Patch management causes headaches. Just ask any IT manager or sysadmin! How do you keep all your systems patched against the never ending onslaught of security vulnerabilities? If it seems like a constant battle, that’s probably because it is! But there’s hope. Having the right patch management strategy in place and defining policies and processes that everyone understands and abides by can help make things more manageable and reduce risk. In this article we briefly discuss 6 steps to consider for developing a good patch management strategy.

1. Know what you’ve got

This is number one on my list for a reason. If you don’t know what you’ve got, how do you know what you need to patch?

Scan your network and create an inventory of all your machines, software and devices. Periodically re-scan your environment to make sure the inventory is up to date.

Additionally, consider working towards a streamlined and standardized environment. The less you have, the less you have to worry about patching and the easier your life will be.

2. Assess the risk

Once you know what you’ve got, you need to assess the risk associated with each identified vulnerability that is applicable to the systems and software in your inventory. Think about the severity, the scope and the cost of mitigating or recovering from the threat. 

3. Prioritize deployments

After assessing the risk, you’ll be in a position to determine the patch deployment lifecycle and prioritize which systems should be patched first. Systems that are mission critical and patches that fix major vulnerabilities should be top of the list.

4. Draw up a patching policy

A policy that documents who is responsible for the patch management process, what should be patched, when they should be patched, and how they should be patched plays an important role in your strategy.

The policy should cater for a formal change management process for the deployment of patches but be flexible enough to accommodate ad-hoc patching needs. This will allow for there to be a formalized consistent process that IT staff can follow and also cover your back if something goes wrong during the patch deployment process. Change management means there is an audit trail that you can go back to.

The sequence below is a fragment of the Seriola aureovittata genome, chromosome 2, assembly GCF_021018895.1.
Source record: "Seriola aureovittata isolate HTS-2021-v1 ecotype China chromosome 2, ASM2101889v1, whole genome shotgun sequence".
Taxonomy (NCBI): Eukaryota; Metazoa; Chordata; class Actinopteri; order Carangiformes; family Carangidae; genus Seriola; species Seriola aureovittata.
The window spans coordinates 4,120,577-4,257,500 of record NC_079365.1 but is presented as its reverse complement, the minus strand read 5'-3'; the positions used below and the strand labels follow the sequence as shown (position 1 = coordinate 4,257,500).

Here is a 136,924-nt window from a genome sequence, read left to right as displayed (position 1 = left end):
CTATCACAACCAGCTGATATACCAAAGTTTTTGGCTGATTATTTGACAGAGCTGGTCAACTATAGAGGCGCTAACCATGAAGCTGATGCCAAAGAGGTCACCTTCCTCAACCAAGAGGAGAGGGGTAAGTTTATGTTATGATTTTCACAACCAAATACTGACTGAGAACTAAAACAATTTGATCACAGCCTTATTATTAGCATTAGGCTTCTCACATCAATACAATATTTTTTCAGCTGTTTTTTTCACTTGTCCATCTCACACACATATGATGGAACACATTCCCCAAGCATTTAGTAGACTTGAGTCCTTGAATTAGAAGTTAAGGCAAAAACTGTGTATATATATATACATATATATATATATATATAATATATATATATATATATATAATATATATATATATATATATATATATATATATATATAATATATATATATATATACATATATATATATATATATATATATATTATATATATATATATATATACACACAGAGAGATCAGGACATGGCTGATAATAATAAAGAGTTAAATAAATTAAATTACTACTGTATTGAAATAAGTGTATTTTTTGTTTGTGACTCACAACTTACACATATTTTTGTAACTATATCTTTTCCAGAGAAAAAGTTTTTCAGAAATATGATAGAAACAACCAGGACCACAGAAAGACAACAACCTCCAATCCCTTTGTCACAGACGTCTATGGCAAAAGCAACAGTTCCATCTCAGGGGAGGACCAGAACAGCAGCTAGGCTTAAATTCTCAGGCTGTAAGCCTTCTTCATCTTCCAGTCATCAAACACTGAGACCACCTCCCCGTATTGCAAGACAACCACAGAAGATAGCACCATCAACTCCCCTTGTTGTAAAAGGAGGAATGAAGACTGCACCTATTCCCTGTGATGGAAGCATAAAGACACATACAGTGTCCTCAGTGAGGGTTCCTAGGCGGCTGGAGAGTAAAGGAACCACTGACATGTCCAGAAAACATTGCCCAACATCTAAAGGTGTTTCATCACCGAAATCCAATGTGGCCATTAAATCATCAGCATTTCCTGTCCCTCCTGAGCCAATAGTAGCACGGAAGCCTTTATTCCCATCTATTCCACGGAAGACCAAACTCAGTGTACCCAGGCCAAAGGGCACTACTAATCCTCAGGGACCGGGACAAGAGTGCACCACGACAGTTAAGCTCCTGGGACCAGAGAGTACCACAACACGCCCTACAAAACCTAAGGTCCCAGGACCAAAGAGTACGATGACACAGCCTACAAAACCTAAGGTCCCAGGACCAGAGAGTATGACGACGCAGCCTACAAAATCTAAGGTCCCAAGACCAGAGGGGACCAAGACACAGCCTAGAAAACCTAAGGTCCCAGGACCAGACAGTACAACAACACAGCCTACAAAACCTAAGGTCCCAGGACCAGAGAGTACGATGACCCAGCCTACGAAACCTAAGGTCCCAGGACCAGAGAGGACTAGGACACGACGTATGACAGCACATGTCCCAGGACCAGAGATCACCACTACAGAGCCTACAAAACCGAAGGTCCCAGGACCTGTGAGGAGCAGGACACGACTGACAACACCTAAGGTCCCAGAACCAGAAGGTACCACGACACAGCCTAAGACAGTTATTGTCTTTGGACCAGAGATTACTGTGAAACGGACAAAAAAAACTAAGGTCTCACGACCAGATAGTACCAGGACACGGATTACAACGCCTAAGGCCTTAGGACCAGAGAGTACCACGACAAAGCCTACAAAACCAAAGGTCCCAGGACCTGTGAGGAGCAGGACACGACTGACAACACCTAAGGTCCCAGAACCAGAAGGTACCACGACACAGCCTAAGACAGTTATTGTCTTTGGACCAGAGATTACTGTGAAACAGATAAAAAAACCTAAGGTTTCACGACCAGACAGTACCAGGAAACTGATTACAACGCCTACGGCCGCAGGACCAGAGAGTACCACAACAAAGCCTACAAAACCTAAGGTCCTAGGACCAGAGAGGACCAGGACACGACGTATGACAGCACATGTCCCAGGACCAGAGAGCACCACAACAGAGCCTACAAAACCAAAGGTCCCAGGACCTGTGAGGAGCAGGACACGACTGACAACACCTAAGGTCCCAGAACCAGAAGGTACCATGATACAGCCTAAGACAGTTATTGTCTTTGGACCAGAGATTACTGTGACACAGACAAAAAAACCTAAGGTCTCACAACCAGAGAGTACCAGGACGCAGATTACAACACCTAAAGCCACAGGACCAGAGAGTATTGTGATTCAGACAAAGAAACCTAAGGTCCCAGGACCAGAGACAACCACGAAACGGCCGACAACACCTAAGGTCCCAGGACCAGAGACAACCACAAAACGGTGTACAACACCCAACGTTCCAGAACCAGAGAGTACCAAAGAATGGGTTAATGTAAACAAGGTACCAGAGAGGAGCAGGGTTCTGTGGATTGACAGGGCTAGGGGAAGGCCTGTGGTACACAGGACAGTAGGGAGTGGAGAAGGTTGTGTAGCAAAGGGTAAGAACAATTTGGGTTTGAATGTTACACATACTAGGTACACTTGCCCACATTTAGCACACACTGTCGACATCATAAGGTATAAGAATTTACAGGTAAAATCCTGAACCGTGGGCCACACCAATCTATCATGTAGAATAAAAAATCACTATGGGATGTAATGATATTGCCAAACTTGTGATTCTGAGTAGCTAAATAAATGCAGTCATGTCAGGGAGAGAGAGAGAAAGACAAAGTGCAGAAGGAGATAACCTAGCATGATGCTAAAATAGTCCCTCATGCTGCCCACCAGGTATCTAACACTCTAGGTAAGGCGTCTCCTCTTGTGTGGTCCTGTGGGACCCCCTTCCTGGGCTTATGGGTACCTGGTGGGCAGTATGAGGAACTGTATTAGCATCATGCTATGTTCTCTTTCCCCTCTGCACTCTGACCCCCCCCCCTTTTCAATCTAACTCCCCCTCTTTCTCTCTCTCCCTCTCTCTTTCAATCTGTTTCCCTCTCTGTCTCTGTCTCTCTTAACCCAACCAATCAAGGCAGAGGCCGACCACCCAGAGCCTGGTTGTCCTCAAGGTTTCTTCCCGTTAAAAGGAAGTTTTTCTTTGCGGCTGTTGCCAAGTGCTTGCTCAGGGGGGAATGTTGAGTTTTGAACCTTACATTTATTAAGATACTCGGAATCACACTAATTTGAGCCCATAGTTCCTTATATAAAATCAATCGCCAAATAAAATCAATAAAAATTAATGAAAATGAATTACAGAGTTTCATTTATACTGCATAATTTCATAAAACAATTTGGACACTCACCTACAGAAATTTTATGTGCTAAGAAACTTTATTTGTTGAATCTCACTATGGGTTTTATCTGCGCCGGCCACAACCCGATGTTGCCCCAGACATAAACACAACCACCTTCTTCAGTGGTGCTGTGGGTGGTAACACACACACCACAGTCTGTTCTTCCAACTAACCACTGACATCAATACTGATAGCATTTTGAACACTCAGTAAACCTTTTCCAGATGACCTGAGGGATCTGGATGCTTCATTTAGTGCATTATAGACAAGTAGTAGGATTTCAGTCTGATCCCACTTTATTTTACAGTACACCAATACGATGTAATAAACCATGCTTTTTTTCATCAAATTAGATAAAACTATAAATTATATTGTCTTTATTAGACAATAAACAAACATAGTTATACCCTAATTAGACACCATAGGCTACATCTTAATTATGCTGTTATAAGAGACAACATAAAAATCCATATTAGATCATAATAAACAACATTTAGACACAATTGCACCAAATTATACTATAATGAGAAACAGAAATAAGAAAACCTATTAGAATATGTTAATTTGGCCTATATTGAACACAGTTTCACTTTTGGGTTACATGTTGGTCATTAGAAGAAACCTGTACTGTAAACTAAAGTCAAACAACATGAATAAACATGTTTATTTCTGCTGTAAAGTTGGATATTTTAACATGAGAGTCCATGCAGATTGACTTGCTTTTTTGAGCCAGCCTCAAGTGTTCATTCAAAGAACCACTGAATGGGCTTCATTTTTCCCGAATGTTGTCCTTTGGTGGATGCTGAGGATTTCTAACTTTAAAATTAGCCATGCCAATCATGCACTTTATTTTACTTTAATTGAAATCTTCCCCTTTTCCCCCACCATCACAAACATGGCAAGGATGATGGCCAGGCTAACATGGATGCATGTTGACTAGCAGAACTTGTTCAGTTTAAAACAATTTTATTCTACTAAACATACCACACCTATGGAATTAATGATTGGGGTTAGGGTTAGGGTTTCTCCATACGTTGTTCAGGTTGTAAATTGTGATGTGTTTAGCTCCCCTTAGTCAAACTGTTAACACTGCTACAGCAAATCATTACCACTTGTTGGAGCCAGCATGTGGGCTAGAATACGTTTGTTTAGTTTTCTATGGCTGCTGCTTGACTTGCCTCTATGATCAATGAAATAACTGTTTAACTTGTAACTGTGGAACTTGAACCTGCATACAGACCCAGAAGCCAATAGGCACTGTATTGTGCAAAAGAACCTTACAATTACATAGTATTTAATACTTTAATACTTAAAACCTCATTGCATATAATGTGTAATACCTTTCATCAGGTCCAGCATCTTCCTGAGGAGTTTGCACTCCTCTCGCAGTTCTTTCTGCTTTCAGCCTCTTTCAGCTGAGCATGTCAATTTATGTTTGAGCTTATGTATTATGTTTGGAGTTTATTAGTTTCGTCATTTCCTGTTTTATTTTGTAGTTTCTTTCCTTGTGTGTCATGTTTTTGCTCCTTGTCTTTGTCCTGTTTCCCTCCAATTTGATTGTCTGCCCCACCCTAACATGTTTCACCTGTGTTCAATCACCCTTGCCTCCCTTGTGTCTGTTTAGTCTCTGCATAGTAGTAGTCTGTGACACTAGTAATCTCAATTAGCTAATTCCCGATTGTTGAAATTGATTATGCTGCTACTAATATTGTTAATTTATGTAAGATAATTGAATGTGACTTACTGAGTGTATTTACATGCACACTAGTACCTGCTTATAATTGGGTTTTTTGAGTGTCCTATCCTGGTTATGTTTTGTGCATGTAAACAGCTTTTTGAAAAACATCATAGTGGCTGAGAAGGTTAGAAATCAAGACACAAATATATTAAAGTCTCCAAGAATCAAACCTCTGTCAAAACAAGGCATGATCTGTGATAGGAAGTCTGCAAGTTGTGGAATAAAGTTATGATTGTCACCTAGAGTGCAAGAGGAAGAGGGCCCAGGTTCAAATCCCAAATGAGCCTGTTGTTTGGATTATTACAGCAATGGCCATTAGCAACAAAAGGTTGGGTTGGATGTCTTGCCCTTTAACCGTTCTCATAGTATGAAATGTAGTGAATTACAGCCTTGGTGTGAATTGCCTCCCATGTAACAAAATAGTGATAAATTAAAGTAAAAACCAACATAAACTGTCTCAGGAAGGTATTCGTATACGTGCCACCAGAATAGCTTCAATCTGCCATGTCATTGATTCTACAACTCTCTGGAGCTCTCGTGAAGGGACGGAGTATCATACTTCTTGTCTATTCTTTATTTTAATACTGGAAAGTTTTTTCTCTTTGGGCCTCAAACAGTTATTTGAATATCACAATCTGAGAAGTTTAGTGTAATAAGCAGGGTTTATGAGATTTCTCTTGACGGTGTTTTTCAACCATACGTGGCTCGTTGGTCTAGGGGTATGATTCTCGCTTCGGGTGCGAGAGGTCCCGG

5. Test the patching policy

Perform a dry run of the entire policy to make sure everyone knows the what, who, when and how of your organization’s patch management strategy. Iron out any issues that you discover during the testing phase.

Before deploying into production, always test the patches in an environment that mirrors your production environment.

6. Execute the patching policy

Finally, execute the patch management policy and document the lessons learned so you know what you can do better next time. Remember to continuously review and maintain the policy.

7. Tools to use

Of course having the right strategy is just the first step and you need the right tools to execute your plans. This is where the newly launched GFI OneGuard can help. It’s one solution which not only covers your resource and patch management but it also has a business antivirus powered by Kaspersky Lab. With GFI OneGuard you can not only execute your patch management strategy and keep your business malware free but it also offers a suite of reporting capabilities, messaging your users to keep them informed of outages or other issues and possibility of remote shutdown/reboot of a machine. Try out GFI OneGuard for 30 days today, and see how it can help you take full control of your security needs.

Patching is only one piece of the security puzzle, but it contributes considerably to limiting network vulnerabilities and preventing attacks. Get it done right and you are on your way to reducing the chance of your organization falling victim to an attack and the potential financial and reputational loss associated with it.